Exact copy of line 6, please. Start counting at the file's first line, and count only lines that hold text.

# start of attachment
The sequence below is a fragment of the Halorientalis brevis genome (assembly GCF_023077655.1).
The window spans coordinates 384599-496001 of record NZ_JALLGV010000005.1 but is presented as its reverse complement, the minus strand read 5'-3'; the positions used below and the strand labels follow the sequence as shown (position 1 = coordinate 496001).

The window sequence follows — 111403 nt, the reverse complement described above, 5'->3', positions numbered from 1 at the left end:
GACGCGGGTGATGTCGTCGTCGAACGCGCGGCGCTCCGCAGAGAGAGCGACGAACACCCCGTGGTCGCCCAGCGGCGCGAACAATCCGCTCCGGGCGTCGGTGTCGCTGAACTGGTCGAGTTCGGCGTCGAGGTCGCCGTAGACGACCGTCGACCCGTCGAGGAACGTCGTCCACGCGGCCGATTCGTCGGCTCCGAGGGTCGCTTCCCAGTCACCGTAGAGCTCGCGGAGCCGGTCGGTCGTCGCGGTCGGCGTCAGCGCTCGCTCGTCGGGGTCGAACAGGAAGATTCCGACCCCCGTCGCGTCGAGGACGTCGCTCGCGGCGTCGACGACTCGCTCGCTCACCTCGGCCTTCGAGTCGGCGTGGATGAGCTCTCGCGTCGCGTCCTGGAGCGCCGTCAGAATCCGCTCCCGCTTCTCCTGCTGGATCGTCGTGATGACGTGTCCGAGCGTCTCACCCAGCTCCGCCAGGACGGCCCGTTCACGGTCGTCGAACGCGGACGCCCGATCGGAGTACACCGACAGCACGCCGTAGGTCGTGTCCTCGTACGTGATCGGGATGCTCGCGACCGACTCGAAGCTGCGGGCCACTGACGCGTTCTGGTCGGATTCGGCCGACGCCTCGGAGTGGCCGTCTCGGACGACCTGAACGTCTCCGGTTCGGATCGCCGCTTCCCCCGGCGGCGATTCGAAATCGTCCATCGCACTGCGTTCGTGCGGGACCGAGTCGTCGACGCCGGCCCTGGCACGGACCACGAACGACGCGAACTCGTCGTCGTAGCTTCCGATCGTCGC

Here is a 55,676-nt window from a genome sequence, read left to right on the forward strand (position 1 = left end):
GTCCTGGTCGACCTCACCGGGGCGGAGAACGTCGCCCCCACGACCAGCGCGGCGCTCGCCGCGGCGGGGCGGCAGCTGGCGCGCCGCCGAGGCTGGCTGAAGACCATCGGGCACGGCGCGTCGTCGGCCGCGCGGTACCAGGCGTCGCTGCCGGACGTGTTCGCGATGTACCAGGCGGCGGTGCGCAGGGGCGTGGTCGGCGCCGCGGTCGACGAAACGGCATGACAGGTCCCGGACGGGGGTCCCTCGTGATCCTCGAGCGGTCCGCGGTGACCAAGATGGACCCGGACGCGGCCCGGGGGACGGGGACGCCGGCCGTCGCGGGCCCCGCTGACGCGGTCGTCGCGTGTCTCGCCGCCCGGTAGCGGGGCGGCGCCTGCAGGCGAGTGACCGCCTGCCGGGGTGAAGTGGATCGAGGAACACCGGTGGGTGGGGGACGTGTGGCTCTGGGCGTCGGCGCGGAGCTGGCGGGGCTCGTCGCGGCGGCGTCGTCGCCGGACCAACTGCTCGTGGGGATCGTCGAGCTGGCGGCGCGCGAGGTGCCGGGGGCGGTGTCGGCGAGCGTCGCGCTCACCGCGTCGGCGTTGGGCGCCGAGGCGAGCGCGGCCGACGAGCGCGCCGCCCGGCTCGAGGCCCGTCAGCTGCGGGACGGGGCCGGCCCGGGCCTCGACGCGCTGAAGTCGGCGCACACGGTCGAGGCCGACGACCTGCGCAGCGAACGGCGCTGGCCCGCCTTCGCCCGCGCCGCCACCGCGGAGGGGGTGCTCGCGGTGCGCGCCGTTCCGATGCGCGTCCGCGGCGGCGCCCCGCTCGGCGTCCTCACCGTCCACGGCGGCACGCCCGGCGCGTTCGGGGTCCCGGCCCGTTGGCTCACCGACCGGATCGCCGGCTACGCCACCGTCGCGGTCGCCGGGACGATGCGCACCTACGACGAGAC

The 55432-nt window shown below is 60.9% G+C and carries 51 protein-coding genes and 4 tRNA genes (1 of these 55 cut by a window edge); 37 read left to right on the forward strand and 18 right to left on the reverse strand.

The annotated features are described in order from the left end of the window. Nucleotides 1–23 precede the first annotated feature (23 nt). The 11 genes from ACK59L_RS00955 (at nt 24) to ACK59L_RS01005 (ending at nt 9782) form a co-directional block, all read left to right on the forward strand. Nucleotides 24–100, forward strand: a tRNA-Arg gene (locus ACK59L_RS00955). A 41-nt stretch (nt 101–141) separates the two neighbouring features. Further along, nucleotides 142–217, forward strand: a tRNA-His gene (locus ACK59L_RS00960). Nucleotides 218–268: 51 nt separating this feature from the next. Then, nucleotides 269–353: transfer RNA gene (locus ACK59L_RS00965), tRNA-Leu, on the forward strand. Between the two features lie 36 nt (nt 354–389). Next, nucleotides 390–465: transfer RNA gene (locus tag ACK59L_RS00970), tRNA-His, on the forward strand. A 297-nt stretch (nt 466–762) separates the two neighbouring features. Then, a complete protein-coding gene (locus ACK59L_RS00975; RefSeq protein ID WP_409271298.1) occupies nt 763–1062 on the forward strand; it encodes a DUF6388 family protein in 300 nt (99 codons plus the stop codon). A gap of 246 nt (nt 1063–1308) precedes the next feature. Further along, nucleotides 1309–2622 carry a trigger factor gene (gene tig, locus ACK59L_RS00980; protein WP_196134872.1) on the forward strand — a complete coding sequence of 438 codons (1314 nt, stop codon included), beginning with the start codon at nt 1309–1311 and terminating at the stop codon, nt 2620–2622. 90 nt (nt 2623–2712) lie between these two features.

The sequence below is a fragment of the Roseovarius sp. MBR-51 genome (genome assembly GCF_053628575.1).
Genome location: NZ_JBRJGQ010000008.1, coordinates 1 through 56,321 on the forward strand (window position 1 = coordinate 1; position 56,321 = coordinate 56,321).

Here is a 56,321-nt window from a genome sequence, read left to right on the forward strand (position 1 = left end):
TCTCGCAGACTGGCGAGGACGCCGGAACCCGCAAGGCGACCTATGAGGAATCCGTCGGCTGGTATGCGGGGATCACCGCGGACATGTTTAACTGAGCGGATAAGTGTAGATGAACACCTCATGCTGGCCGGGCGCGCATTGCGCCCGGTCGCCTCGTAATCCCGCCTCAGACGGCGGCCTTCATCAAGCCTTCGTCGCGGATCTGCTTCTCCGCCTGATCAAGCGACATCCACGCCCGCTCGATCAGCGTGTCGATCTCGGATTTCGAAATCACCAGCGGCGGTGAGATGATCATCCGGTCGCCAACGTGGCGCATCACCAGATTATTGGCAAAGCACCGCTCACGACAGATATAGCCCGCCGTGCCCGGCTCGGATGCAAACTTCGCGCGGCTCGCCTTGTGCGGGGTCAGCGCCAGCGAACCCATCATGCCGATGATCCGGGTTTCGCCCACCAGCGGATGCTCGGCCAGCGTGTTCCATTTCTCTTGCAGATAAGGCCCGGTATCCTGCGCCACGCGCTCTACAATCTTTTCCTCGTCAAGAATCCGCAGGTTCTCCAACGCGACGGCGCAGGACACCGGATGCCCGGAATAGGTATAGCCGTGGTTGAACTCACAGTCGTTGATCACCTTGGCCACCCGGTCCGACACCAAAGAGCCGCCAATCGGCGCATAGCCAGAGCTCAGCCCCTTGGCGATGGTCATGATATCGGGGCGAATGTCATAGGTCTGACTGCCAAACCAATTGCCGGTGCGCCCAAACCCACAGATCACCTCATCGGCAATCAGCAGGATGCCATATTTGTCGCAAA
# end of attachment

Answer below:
GTCCTGGTCGACCTCACCGGGGCGGAGAACGTCGCCCCCACGACCAGCGCGGCGCTCGCCGCGGCGGGGCGGCAGCTGGCGCGCCGCCGAGGCTGGCTGAAGACCATCGGGCACGGCGCGTCGTCGGCCGCGCGGTACCAGGCGTCGCTGCCGGACGTGTTCGCGATGTACCAGGCGGCGGTGCGCAGGGGCGTGGTCGGCGCCGCGGTCGACGAAACGGCATGACAGGTCCCGGACGGGGGTCCCTCGTGATCCTCGAGCGGTCCGCGGTGACCAAGATGGACCCGGACGCGGCCCGGGGGACGGGGACGCCGGCCGTCGCGGGCCCCGCTGACGCGGTCGTCGCGTGTCTCGCCGCCCGGTAGCGGGGCGGCGCCTGCAGGCGAGTGACCGCCTGCCGGGGTGAAGTGGATCGAGGAACACCGGTGGGTGGGGGACGTGTGGCTCTGGGCGTCGGCGCGGAGCTGGCGGGGCTCGTCGCGGCGGCGTCGTCGCCGGACCAACTGCTCGTGGGGATCGTCGAGCTGGCGGCGCGCGAGGTGCCGGGGGCGGTGTCGGCGAGCGTCGCGCTCACCGCGTCGGCGTTGGGCGCCGAGGCGAGCGCGGCCGACGAGCGCGCCGCCCGGCTCGAGGCCCGTCAGCTGCGGGACGGGGCCGGCCCGGGCCTCGACGCGCTGAAGTCGGCGCACACGGTCGAGGCCGACGACCTGCGCAGCGAACGGCGCTGGCCCGCCTTCGCCCGCGCCGCCACCGCGGAGGGGGTGCTCGCGGTGCGCGCCGTTCCGATGCGCGTCCGCGGCGGCGCCCCGCTCGGCGTCCTCACCGTCCACGGCGGCACGCCCGGCGCGTTCGGGGTCCCGGCCCGTTGGCTCACCGACCGGATCGCCGGCTACGCCACCGTCGCGGTCGCCGGGACGATGCGCACCTACGACGAGAC